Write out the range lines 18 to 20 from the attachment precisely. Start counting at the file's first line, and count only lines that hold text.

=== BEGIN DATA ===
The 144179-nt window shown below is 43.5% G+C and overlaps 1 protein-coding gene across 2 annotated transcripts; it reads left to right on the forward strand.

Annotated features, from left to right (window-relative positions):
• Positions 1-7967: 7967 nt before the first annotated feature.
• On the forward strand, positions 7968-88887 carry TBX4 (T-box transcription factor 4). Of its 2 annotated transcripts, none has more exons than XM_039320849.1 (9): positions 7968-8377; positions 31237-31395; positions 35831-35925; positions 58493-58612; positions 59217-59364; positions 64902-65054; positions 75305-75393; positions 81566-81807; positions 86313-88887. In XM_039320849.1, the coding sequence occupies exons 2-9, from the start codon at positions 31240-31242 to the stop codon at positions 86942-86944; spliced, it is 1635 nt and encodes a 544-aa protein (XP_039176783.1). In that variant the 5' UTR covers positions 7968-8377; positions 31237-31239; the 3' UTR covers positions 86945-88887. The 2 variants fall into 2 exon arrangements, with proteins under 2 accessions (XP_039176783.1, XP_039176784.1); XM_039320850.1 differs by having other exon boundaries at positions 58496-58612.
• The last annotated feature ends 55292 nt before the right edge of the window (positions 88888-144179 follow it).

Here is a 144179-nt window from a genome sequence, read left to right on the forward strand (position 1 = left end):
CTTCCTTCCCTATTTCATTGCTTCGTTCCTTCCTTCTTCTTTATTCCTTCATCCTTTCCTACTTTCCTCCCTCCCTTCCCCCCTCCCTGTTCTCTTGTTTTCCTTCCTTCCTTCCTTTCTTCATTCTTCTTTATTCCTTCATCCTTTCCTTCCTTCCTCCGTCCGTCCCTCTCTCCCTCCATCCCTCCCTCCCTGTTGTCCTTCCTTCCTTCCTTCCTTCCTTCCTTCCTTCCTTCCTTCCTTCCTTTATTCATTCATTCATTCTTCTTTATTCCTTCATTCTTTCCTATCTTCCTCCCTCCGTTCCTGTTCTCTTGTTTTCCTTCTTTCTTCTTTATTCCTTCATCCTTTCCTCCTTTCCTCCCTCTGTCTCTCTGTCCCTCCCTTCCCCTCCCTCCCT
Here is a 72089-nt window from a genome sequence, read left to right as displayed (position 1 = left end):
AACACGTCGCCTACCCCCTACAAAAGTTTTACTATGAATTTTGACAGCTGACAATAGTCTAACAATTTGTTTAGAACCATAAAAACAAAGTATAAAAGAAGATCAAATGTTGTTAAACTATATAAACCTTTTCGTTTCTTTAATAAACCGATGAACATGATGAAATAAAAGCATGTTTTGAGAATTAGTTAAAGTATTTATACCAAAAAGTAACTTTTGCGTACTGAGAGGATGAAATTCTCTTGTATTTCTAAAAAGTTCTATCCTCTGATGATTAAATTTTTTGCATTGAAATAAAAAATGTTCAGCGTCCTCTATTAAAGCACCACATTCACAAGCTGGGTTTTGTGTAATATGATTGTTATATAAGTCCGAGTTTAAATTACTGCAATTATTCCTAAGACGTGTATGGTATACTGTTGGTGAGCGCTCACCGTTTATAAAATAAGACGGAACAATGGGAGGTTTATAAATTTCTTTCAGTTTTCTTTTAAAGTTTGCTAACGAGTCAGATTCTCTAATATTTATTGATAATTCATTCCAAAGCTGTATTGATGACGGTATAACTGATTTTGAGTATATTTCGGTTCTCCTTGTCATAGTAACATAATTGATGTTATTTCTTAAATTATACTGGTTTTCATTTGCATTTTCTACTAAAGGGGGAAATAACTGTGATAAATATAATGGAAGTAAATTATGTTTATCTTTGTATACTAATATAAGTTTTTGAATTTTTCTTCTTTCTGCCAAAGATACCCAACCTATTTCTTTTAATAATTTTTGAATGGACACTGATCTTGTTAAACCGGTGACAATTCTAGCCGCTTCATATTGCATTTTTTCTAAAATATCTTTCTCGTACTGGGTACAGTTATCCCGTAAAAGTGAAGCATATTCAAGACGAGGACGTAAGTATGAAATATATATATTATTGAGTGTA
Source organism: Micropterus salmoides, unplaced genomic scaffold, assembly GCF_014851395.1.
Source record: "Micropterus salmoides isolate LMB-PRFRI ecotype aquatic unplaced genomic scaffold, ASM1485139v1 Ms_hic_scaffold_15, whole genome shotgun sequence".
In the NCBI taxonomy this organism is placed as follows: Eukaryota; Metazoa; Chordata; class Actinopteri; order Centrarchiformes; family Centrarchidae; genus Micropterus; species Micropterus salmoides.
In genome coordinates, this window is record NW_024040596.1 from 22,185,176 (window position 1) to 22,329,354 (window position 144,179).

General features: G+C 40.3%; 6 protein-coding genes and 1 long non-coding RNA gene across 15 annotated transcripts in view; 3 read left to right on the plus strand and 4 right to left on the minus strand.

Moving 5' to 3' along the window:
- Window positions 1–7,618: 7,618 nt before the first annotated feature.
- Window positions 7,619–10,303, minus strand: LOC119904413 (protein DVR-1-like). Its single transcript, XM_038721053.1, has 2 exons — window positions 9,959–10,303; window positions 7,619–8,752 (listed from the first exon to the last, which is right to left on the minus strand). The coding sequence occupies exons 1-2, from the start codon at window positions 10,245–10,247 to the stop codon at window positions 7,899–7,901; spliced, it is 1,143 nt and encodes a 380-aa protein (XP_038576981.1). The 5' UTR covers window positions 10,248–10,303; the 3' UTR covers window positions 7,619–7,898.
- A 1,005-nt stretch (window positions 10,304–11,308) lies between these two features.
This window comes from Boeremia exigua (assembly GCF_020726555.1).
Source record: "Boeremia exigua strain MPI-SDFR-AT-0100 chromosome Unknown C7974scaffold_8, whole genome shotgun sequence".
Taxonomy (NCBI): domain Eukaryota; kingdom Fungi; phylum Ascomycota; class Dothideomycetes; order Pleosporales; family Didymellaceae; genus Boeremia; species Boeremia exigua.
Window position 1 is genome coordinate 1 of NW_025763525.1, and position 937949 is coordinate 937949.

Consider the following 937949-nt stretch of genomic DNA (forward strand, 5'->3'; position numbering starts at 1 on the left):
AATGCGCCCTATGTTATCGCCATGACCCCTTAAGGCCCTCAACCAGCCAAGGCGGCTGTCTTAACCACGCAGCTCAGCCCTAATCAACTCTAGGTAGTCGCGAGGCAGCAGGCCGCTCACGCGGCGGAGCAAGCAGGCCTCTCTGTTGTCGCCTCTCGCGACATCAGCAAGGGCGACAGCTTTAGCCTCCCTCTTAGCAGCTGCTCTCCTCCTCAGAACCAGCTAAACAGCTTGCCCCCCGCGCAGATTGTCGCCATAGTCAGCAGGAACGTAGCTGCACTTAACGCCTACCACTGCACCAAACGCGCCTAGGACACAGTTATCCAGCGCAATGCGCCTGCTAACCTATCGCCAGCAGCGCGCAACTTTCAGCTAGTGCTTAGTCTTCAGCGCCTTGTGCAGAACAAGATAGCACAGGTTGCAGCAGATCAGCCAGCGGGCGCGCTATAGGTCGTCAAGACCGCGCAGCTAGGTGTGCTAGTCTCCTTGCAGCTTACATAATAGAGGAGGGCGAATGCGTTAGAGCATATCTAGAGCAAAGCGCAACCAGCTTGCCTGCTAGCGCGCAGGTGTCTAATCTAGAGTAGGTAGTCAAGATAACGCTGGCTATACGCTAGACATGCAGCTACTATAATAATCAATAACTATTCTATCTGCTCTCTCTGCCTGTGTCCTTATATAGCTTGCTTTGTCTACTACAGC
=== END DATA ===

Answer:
- A 1,005-nt stretch (window positions 10,304–11,308) lies between these two features.
This window comes from Boeremia exigua (assembly GCF_020726555.1).
Source record: "Boeremia exigua strain MPI-SDFR-AT-0100 chromosome Unknown C7974scaffold_8, whole genome shotgun sequence".